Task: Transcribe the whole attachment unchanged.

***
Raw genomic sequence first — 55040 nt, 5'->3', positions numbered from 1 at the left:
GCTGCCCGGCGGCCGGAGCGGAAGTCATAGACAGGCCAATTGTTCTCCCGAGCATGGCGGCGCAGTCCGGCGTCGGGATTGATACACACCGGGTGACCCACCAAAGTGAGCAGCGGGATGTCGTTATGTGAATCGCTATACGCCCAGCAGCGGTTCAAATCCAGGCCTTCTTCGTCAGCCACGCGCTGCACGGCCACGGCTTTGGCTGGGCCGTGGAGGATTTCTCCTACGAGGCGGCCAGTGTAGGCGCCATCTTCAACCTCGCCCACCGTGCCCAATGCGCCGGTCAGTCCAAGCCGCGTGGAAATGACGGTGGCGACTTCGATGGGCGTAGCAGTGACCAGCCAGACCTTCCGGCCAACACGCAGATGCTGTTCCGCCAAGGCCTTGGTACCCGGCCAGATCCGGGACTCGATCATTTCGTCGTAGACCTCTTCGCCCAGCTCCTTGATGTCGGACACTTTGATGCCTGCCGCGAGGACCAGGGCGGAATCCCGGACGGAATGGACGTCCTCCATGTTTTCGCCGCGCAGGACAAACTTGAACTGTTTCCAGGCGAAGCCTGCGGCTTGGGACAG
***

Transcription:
Raw genomic sequence first — 55040 nt, 5'->3', positions numbered from 1 at the left:
GCTGCCCGGCGGCCGGAGCGGAAGTCATAGACAGGCCAATTGTTCTCCCGAGCATGGCGGCGCAGTCCGGCGTCGGGATTGATACACACCGGGTGACCCACCAAAGTGAGCAGCGGGATGTCGTTATGTGAATCGCTATACGCCCAGCAGCGGTTCAAATCCAGGCCTTCTTCGTCAGCCACGCGCTGCACGGCCACGGCTTTGGCTGGGCCGTGGAGGATTTCTCCTACGAGGCGGCCAGTGTAGGCGCCATCTTCAACCTCGCCCACCGTGCCCAATGCGCCGGTCAGTCCAAGCCGCGTGGAAATGACGGTGGCGACTTCGATGGGCGTAGCAGTGACCAGCCAGACCTTCCGGCCAACACGCAGATGCTGTTCCGCCAAGGCCTTGGTACCCGGCCAGATCCGGGACTCGATCATTTCGTCGTAGACCTCTTCGCCCAGCTCCTTGATGTCGGACACTTTGATGCCTGCCGCGAGGACCAGGGCGGAATCCCGGACGGAATGGACGTCCTCCATGTTTTCGCCGCGCAGGACAAACTTGAACTGTTTCCAGGCGAAGCCTGCGGCTTGGGACAG